Immigrants to Israel fleeing the Russia-Ukraine War are still being denied by banks the ability to transfer assets from their former countries, according to NGO demands released Wednesday – though the situation has improved with a Monday policy paper from the Association of Israeli Banks, Pearl Cohen Law firm attorney Anna Moshe told The Jerusalem Post in an interview on Wednesday.In the past year, Israel reported that it received almost 80,000 immigrants in the wake of the war in Ukraine, Moshe said, but these people face “an unbelievable obstacle from the banking system to transfer their life savings, the compensation they got for selling their apartments or cars or businesses or the dividends, and to start their life over.”Moshe, who has been representing the NGO Reboot Startup Nation and high tech companies established by olim on this issue, explained that Israeli banks were fined heavily under 2014 Obama administration sanctions over the Russian annexation of Crimea.
Banks weary of registering Ukrainian refugees
The banks remain cautious, and are consequently denying the new citizens and transferring companies banking services. Moshe said that some of these immigrants have taken their families and companies and moved elsewhere after being unable to use their assets.“We’re talking about people that have nothing to do with any of the sanctions applied by the US,” said Moshe. Even when people explained to bankers that they had no relation to sanctions, they were denied.
“The banking system must take steps based on customers’ needs in regard to making information accessible in those languages and the customers’ approach to obtaining banking services at the banking corporation’s branches. In terms of a customer’s request to transfer money through an entity that does not appear on the list of entities subject to sanctions, I would like to clarify that the request should be considered in accordance with the circumstances and nature of the request.”Yair Avidan, Bank of Israel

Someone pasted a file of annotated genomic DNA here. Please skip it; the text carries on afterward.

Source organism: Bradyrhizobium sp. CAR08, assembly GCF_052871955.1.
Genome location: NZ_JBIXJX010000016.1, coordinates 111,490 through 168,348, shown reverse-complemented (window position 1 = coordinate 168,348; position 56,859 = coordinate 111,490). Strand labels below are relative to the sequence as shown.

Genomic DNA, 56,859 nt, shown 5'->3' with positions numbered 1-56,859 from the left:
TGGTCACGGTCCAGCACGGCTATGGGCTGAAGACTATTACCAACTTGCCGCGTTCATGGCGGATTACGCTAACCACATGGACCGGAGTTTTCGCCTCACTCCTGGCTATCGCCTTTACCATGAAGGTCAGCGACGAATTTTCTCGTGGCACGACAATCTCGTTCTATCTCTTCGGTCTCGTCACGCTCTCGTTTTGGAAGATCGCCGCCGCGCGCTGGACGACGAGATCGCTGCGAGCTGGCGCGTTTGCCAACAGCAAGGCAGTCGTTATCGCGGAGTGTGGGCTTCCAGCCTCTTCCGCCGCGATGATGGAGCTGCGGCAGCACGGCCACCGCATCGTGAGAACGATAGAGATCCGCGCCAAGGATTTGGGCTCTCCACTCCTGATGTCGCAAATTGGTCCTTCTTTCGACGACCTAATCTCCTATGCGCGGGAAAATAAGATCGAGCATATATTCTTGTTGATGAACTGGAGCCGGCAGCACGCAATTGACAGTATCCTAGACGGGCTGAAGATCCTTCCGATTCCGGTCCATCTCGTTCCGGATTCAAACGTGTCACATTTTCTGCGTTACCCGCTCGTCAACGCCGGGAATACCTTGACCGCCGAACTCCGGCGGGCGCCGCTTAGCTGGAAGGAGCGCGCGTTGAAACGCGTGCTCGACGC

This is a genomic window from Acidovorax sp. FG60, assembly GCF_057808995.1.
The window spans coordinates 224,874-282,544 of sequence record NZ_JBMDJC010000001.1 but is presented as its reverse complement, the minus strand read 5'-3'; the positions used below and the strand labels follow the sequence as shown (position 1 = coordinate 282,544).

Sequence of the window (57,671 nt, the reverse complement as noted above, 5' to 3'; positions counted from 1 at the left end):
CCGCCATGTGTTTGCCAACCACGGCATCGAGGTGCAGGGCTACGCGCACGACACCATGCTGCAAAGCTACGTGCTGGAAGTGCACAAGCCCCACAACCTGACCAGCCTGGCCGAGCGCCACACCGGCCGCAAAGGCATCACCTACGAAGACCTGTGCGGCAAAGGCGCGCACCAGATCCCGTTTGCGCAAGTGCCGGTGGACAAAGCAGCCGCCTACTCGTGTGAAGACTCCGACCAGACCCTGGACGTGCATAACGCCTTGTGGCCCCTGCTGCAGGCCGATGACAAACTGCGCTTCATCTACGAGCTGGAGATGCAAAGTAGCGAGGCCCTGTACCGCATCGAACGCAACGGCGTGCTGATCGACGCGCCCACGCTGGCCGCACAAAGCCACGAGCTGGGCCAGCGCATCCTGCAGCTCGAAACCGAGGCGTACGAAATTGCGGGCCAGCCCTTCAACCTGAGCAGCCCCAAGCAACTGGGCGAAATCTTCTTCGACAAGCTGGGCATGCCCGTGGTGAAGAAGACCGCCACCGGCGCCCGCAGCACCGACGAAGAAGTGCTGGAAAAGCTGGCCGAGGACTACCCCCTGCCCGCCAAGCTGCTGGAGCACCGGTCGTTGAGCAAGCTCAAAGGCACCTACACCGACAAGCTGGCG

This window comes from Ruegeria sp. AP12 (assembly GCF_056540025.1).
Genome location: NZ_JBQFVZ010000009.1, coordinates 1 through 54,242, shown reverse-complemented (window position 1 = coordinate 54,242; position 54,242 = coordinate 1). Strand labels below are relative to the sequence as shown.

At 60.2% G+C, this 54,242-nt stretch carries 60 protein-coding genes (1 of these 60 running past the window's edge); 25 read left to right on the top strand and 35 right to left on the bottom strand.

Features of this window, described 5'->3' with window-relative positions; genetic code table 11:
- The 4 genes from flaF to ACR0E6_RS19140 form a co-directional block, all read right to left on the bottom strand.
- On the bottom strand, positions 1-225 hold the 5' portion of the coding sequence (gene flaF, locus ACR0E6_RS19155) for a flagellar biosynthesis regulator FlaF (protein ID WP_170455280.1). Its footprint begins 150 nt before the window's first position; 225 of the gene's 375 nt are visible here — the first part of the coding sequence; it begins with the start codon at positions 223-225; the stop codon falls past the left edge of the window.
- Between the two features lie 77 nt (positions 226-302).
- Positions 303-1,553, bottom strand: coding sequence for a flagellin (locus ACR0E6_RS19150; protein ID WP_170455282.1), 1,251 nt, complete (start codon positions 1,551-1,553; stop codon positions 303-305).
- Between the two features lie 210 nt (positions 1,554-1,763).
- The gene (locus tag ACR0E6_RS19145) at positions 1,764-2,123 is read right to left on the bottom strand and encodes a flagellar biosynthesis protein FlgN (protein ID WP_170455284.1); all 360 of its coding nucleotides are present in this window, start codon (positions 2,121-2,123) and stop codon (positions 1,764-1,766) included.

Knesset Immigration, Absorption and Diaspora Affairs chairman Oded Forer was credited by Moshe for his “unbelievable” work to address the issue by calling a special meeting of the committee and coordinating with Moshe and the Bank of Israel.“He is the father of this project,” she complimented Forer.Moshe provided recommendations, while acknowledging the risks involved for the banks. She said that they had asked for written answers from banks to explain what they needed to facilitate asset transfers, instead of blanket denials. They also discovered in their surveys that banks differed in their approach to these issues – there were no unified policies.“We’re not against the banking system,” said Moshe. “We’re just trying to bring the two together and create active communication.”Moshe explained that her clients were coming to Israel without social assets from having been raised in the country – they might not know how to get an Israeli lawyer or how to approach an Israeli bank, let alone have the proper tools available in accessible languages.Yisrael Beiteinu leader Avigdorg Liberman also contacted the Bank of Israel asking for consideration. On February 2, Bank of Israel’s supervisor of banks Yair Avidan issued a guidance to banks regarding the denial of services to new immigrants. The letter called for the implementation of the movement’s recommendations.“The banking system must take steps based on customers’ needs in regard to making information accessible in those languages and the customers’ approach to obtaining banking services at the banking corporation’s branches,” wrote Avidan. “In terms of a customer’s request to transfer money through an entity that does not appear on the list of entities subject to sanctions, I would like to clarify that the request should be considered in accordance with the circumstances and nature of the request.”Moshe extolled the Bank of Israel for its elaborate guidelines on the issue.“They gave some guidance and now it’s up to the bank to actually implement,” said Moshe. “And the implementation, as always, is the tricky side because there are no timelines for implementation.”Moshe’s clients are still given barriers with long waiting times before the banks answer them on what documents are needed. One businessman was told that he would receive a response within 45 days. Coming with families, some are unable to invest such time and must go to other states. Others are encountering issues about documents about where they live being an issue – but during these early immigration periods they are in uncertain accommodations.On March 20, Reboot Start Up Nation said that the banks had still not implemented the guidelines. On May 2, the Association of Israeli Banks released a document on the required documents needed for banking under the specter of sanctions.Moshe said that more needs to be done. Each bank manager should know how to check who or what is under sanctions. Israeli banks need to be able to correspond with private Russian banks that are not under sanctions.Reboot Start Up Nation issued an updated list of demands as part of their “fair baking project” on Wednesday. The NGO asked for timelines for responses, a list of reasons for refusals of services, more required document lists, an appeals process, more language services across banking interfaces and guidelines for small cash deposits.Moshe said that the current regulations are causing people to take their money, assets, families and companies to other countries.“More than 80% are with high education. We’re talking about 50-60% under the age of 50. A lot of them are under the age of 35. We have around 17,000 children under the age of 17,” said Moshe. Many speak fluent English, are wealthy, and are connected to businesses.Moshe said that as a zionist, it frustrated her to see so many potential assets to the state of Israel go elsewhere.The next step needed, she said, may be legislation to implement the last of the recommendations for improvement.